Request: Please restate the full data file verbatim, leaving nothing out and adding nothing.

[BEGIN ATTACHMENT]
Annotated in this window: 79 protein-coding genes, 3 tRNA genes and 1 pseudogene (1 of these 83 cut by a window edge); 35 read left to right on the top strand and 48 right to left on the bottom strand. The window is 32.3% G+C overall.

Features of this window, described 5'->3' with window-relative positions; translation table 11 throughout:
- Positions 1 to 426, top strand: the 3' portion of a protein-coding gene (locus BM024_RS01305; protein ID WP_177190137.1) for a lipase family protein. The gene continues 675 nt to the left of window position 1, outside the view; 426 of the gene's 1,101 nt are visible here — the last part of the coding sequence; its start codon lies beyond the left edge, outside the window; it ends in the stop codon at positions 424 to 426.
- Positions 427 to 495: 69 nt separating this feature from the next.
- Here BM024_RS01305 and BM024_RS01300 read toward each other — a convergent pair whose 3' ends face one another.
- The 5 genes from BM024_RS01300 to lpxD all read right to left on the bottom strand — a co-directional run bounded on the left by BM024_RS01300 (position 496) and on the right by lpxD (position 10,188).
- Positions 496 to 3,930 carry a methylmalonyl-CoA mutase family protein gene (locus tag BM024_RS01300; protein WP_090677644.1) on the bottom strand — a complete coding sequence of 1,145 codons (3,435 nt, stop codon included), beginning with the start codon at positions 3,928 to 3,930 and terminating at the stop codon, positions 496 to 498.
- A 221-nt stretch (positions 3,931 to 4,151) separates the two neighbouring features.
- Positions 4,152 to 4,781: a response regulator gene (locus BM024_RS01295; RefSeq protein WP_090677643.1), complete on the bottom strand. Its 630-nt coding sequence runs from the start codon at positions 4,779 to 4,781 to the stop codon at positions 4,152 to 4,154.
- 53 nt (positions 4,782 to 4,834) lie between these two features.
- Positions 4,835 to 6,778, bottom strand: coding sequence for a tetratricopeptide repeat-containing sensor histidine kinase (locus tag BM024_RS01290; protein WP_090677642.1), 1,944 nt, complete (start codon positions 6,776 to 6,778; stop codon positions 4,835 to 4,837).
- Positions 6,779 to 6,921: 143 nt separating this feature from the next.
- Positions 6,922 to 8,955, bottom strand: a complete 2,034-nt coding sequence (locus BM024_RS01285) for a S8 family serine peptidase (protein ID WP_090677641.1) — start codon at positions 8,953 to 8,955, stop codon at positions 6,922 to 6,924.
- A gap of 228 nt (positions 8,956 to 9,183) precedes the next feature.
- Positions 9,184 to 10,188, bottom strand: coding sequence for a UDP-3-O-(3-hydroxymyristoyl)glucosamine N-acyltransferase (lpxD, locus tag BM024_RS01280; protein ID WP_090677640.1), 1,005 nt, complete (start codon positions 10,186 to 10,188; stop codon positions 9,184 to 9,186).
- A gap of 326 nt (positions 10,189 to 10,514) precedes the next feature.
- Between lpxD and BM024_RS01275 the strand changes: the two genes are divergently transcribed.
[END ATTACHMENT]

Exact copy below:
Annotated in this window: 79 protein-coding genes, 3 tRNA genes and 1 pseudogene (1 of these 83 cut by a window edge); 35 read left to right on the top strand and 48 right to left on the bottom strand. The window is 32.3% G+C overall.

Features of this window, described 5'->3' with window-relative positions; translation table 11 throughout:
- Positions 1 to 426, top strand: the 3' portion of a protein-coding gene (locus BM024_RS01305; protein ID WP_177190137.1) for a lipase family protein. The gene continues 675 nt to the left of window position 1, outside the view; 426 of the gene's 1,101 nt are visible here — the last part of the coding sequence; its start codon lies beyond the left edge, outside the window; it ends in the stop codon at positions 424 to 426.
- Positions 427 to 495: 69 nt separating this feature from the next.
- Here BM024_RS01305 and BM024_RS01300 read toward each other — a convergent pair whose 3' ends face one another.
- The 5 genes from BM024_RS01300 to lpxD all read right to left on the bottom strand — a co-directional run bounded on the left by BM024_RS01300 (position 496) and on the right by lpxD (position 10,188).
- Positions 496 to 3,930 carry a methylmalonyl-CoA mutase family protein gene (locus tag BM024_RS01300; protein WP_090677644.1) on the bottom strand — a complete coding sequence of 1,145 codons (3,435 nt, stop codon included), beginning with the start codon at positions 3,928 to 3,930 and terminating at the stop codon, positions 496 to 498.
- A 221-nt stretch (positions 3,931 to 4,151) separates the two neighbouring features.
- Positions 4,152 to 4,781: a response regulator gene (locus BM024_RS01295; RefSeq protein WP_090677643.1), complete on the bottom strand. Its 630-nt coding sequence runs from the start codon at positions 4,779 to 4,781 to the stop codon at positions 4,152 to 4,154.
- 53 nt (positions 4,782 to 4,834) lie between these two features.
- Positions 4,835 to 6,778, bottom strand: coding sequence for a tetratricopeptide repeat-containing sensor histidine kinase (locus tag BM024_RS01290; protein WP_090677642.1), 1,944 nt, complete (start codon positions 6,776 to 6,778; stop codon positions 4,835 to 4,837).
- Positions 6,779 to 6,921: 143 nt separating this feature from the next.
- Positions 6,922 to 8,955, bottom strand: a complete 2,034-nt coding sequence (locus BM024_RS01285) for a S8 family serine peptidase (protein ID WP_090677641.1) — start codon at positions 8,953 to 8,955, stop codon at positions 6,922 to 6,924.
- A gap of 228 nt (positions 8,956 to 9,183) precedes the next feature.
- Positions 9,184 to 10,188, bottom strand: coding sequence for a UDP-3-O-(3-hydroxymyristoyl)glucosamine N-acyltransferase (lpxD, locus tag BM024_RS01280; protein ID WP_090677640.1), 1,005 nt, complete (start codon positions 10,186 to 10,188; stop codon positions 9,184 to 9,186).
- A gap of 326 nt (positions 10,189 to 10,514) precedes the next feature.
- Between lpxD and BM024_RS01275 the strand changes: the two genes are divergently transcribed.